The Driving Force Behind It Doesn't Care About Performers: AIDS Healthcare Foundation (AHF), the organization behind this crusade, is on a mission to destroy the adult industry. AHF has spent over $4 million to promote mandatory condoms, rather than using those resources to benefit people who are living with HIV/AIDS. AHF propagates negative stereotypes about sex workers and blatantly uses inaccurate information to scare the public.
AHF director Michael Weinstein was instrumental in shutting down the centralized testing agency Adult Industry Medical (AIM) Healthcare, after a privacy lawsuit contributed to AIM filing for bankruptcy. AIM was an invaluable non-profit organization that was able to take rapid action if a performer tested positive for an STI. Since its closure, the industry has relied on multiple testing facilities without a central database. If AHF is committed to performer safety, how did shutting down AIM accomplish that?
System Already in Place: The adult industry is self-regulating and requires all performers to be regularly tested (every 30 days or less) for STIs including gonorrhea, chlamydia, syphilis, and HIV. Most performers also test and get vaccinated for HPV and Hepatitis B. The typical HIV test for an everyday person is the Elisa/Western Blot (which has a three month incubation window). The industry requires the more expensive PCR/DNA test, which has the highest level of accuracy and the quickest detection time -- approximately two weeks from exposure. Statistics prove that this regular testing protocol works: the rate of STI transmission on porn sets is significantly lower than average rates in L.A. From 2008 through 2011, there were 7,952 new cases of HIV reported in Los Angeles County.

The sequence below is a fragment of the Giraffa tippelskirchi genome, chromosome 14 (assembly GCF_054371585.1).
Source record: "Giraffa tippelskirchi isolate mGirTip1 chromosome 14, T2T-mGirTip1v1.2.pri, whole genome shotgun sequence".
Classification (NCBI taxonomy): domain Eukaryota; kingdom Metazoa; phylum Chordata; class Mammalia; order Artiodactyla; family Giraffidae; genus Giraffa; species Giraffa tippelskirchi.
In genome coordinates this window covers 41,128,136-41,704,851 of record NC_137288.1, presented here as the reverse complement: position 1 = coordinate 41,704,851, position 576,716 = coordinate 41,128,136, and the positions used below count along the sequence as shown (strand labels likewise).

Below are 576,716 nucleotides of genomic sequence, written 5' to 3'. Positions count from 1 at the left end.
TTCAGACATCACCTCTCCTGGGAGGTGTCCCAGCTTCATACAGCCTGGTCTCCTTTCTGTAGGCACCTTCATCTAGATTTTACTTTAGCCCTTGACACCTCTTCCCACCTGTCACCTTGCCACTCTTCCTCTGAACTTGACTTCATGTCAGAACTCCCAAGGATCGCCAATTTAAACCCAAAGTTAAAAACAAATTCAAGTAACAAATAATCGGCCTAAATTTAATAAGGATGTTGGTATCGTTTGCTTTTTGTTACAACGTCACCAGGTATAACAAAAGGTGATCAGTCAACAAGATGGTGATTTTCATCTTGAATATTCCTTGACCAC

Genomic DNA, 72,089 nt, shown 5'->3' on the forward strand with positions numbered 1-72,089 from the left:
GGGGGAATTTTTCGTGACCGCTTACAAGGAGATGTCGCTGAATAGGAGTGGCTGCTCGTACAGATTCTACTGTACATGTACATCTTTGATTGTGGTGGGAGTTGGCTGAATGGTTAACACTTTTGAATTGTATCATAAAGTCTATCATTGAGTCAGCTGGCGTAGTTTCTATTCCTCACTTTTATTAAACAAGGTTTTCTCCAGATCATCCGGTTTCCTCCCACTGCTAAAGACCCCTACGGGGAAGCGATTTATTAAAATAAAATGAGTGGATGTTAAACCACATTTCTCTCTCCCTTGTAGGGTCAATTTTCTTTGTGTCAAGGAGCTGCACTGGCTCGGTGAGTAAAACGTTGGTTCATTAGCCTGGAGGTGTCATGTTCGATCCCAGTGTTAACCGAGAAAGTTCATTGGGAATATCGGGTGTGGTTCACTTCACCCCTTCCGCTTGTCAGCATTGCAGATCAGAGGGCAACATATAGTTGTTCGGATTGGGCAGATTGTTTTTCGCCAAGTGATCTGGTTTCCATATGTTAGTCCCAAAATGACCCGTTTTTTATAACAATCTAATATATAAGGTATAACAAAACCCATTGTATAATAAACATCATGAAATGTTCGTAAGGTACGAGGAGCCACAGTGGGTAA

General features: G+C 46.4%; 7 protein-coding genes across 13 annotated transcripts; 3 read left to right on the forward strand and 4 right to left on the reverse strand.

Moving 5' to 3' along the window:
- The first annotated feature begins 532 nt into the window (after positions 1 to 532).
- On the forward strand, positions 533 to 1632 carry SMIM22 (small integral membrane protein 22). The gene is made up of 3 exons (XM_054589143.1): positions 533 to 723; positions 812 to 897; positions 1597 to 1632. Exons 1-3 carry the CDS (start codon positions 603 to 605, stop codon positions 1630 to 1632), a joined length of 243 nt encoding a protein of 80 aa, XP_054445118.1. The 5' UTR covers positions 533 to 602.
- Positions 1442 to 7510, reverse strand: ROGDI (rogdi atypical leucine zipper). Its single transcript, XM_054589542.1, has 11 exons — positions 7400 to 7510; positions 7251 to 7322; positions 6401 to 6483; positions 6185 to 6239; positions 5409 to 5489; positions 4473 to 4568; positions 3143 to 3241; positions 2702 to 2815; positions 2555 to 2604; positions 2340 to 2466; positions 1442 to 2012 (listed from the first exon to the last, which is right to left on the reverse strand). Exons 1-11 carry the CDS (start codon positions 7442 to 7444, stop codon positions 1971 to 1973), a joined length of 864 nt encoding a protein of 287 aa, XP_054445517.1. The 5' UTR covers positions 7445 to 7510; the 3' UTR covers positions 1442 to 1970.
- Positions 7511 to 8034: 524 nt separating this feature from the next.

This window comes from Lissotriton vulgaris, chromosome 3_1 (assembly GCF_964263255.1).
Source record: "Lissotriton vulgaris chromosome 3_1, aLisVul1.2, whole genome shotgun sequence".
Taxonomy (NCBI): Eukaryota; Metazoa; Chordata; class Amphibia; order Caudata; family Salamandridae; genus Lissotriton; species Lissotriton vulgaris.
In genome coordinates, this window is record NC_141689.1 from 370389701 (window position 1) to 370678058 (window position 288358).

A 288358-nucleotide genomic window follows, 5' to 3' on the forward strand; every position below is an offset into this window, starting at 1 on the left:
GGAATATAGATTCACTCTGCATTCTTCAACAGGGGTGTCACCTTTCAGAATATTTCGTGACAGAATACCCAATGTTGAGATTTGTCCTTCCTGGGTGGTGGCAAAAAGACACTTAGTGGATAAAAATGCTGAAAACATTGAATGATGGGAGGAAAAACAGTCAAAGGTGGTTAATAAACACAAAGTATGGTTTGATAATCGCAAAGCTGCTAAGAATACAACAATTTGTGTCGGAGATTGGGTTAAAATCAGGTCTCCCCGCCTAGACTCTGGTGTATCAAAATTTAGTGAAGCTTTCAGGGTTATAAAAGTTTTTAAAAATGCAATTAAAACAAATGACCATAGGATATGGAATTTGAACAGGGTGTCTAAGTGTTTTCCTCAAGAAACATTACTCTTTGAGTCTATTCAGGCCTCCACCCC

Only two of these were adult performers, and they did not contract the disease on a set. There is a real fear that if condoms are mandated, this rigorous testing will stop, which is incredibly dangerous, especially since condoms do not protect against all STIs. Performer Maggie Mayhem argues, "Those concerned about HIV/AIDS should consider how many free testing clinics could have been opened with the same amount of money that has gone into this political campaign, especially when the risk demographics and statistics clearly indicate that adult performers are NOT in the highest risk demographic, are NOT the least served for their needs, and DO have a system of protection in place."
I believe all of the following should be standard on porn sets:
In addition, I would like the following standards to be adopted:
As a feminist dedicated to producing ethically-made pornography, the safety of performers is a critical concern for me. I'd love to see a strong adult performer union formed which would advocate for standardized working conditions. I support sex workers making informed choices about their bodies and their work. I cannot support Measure B, which is a wasteful measure that doesn't address the real needs of performers.